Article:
Article 79 of 118
  
Subject:      maize in ancient India: transpacific links (cont.)
From:         yuku@io.org (Yuri Kuchinsky)
Date:         1996/12/27
Newsgroups:   sci.archaeology.mesoamerican,sci.bio.misc,sci.bio.botany,
bionet.general,sci.archaeology,sci.anthropology,sci.agriculture

CARL JOHANNESSEN ON ANCIENT INDIAN MAIZE

[part 2 of 2]

Of course, information about this interesting ancient Indian (and
Chinese) corn has been around for a while (detailed bibliography is
given in the article). J. Needham wrote about this in his TRANS-PACIFIC
CONTACTS. But hard studies about this were quite scarce until this
publication in ECONOMIC BOTANY.

      We photographed and studied the Hoysala temples at Somnathpur,
      Belur, and at Halebid in 1986. Dozens of other Hoysala temples
      may contain similar "maize" carvings. (p. 164)

      Many temples in South India contain abundant stone carvings
      that look remarkably like maize ears. They are depicted being
      held erect in the hands of attendants to the gods with very
      specific hand symbols (mudras), always with thumb and index
      finger touching and middle finger extended along the axis of
      the ear. (p. 170)

There is a great number of those carved representations in the three
temples discussed in the article.

      In Somnathpur, we find two male and 63 female attendants to
      the deities holding the "maize ears". (p. 170)

The following temples are also reported to have similar carvings,

      Sravana Belagola, a Jain Temple complex, 8th century AD;
      Boddgaya Temple, 1st century BC; and a Rajasthan (Kuvera)
      Temple, 8th century AD. ... [They are] comparable with those
      [of the temples under discussion]. (p. 175)

And there are many more others... So one thing that cannot
be doubted is the wide presence of corn in India in those ancient
times. These are no flukes...

      ...this maize-like fertility symbol must have been present
      long enough before the 12th-13th century AD for it to have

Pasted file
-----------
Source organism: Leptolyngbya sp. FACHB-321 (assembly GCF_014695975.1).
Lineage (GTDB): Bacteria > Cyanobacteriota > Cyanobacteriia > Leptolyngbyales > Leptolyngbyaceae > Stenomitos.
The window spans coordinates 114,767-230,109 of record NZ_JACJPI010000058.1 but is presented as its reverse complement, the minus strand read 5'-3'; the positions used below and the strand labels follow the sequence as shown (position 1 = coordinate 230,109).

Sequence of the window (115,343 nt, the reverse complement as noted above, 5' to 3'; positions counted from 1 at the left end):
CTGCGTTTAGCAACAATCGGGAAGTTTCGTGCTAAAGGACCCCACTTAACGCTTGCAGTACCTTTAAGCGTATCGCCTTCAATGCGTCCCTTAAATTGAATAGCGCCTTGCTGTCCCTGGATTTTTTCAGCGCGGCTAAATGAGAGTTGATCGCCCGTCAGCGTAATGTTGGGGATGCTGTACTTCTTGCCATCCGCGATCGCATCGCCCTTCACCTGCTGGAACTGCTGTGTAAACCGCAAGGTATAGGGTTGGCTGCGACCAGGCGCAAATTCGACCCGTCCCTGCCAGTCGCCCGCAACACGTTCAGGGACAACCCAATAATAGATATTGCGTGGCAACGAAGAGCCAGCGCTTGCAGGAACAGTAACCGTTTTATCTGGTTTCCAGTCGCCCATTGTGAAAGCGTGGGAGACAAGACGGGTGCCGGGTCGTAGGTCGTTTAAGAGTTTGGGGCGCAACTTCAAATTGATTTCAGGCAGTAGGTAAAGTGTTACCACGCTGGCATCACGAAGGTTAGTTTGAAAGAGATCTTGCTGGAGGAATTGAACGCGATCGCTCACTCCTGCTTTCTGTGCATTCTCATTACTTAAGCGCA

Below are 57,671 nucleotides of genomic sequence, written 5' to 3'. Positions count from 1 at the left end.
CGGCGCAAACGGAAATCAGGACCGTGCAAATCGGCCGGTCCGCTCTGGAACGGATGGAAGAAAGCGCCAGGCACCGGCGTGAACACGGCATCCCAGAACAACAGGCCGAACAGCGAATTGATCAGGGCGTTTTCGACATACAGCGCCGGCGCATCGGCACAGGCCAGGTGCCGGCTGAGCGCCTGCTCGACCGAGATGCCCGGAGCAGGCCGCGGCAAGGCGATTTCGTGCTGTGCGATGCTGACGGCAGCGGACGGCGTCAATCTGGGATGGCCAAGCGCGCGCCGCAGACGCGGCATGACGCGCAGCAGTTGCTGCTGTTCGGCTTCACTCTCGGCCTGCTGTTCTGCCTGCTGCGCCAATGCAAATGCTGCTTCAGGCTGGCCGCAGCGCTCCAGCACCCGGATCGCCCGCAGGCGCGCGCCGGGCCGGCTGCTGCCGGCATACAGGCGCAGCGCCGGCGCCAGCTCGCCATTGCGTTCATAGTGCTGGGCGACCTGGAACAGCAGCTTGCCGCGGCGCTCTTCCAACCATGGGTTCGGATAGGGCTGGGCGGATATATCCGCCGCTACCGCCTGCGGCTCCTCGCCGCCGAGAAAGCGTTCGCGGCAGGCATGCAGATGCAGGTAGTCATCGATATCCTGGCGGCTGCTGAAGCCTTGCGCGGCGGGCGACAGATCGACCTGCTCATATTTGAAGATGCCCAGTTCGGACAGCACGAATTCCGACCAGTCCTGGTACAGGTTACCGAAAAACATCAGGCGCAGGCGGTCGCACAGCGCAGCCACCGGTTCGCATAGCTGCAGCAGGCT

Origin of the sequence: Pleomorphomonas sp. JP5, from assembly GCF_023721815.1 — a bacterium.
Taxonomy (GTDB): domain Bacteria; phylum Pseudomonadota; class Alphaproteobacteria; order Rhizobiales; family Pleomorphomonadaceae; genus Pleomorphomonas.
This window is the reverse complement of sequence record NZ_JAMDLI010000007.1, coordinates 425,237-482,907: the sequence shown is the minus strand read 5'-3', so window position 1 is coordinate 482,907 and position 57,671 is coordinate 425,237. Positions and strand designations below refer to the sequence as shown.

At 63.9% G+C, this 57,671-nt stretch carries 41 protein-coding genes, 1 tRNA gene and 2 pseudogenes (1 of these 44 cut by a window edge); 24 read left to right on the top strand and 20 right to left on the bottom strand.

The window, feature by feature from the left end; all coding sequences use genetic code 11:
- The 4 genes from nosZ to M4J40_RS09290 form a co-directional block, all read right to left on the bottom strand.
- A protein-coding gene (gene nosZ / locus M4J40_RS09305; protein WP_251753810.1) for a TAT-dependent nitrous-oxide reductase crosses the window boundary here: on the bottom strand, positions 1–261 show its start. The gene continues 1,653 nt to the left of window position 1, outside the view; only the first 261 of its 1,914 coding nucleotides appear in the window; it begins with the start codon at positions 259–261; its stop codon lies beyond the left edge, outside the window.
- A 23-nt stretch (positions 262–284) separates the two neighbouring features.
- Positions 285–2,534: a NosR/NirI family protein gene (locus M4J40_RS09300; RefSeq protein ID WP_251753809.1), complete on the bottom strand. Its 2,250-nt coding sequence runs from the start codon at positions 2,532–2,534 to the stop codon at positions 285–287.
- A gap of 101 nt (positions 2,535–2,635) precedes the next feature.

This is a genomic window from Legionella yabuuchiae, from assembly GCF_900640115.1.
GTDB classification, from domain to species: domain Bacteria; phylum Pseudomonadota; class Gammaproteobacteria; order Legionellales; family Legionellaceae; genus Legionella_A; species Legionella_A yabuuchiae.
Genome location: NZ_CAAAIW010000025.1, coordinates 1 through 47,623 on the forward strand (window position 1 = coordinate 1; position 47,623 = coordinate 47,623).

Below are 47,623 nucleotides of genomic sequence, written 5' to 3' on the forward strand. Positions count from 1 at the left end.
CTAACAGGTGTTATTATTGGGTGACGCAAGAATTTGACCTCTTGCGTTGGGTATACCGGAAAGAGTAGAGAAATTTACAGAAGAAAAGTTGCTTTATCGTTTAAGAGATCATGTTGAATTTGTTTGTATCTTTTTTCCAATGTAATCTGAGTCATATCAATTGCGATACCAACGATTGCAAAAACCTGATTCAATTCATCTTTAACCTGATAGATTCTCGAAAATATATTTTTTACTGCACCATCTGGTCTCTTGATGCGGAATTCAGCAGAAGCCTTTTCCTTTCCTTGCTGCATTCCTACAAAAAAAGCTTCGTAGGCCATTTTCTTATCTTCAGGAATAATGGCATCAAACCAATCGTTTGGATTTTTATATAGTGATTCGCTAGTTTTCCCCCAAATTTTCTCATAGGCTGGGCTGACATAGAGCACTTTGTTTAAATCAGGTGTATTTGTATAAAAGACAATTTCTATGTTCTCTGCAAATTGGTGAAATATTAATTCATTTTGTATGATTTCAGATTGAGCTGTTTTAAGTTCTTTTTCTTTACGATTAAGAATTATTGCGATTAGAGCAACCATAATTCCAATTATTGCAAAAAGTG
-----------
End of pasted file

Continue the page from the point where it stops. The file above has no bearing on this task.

been incorporated into the religious symbolism in many Hoysala
      temples. (p. 171)

And

      Maize is so tightly integrated at the Somnathpur, Belur, and
      Halebid temples that it might even be postulated that maize
      was the _cause celebre_ of the Hoysala Dynasty. (p. 179)

In the article, authors discuss what else could have been
represented by these carvings, but any alternative suggestions (such
as annona, pandanus, pomegranates, and mango fruits, considered on p.
171) appear unpersuasive.

Authors list possible difficulties with their conclusions, but they
don't appear too difficult in the least. One item of interest that
they bring up is the nature of evidence for ancient maize pollen in
India. Such evidence have been found in "two separate cores in two
mires in Kashmir" (p. 175), but so far such evidence is fragmentary.
Authors suggest that the sites in question should be recored and
examined again. But the difficulties with the evidence from pollen
cannot cast doubt on the _unequivocal evidence_ from stone carvings
that we already possess -- it can only, in the future, perhaps
provide us with additional supporting details about when and where
corn was in India.

An interesting consideration is the lack of large scale present-day
corn cultivation in the areas where temples are. The authors give a
reasonable explanations as to why this is so. The best explanation,
it appears to me, is that corn was, at some point in time, replaced
in these areas by other crops that appealed more to the populace,
for whatever reasons. Authors inform us that corn (including of some
rather unusual, and possibly very ancient varieties) is still grown
in India, but it is grown usually at higher elevations.

      ... it [corn] appears to be a dominant staple for many
      (perhaps all) of the "Hill Tribes" in India and the Himalayan
      peoples up to about 1,700 m (8,000 feet)... (p. 176)

This alone, to me, is a strong indication of antiquity. It is a matter
well-known to anthropologists that the higher one goes into the
mountain areas, the more ancient and the more indigenous the tribes
residing there are. Usually, invading tribes throughout history come
in from the plains and push the previous residents (the more
indigenous peoples) to less fertile areas at higher elevations.
(Alternately, they can be pushed further into the jungle areas.) In
turn, the previous arrivals to this general area push the even more
indigenous people ever higher up into the hills. This sort of a
process was, and of course still is, quite common around the world.
(The destruction of native cultures is occurring at a very high rate
currently.)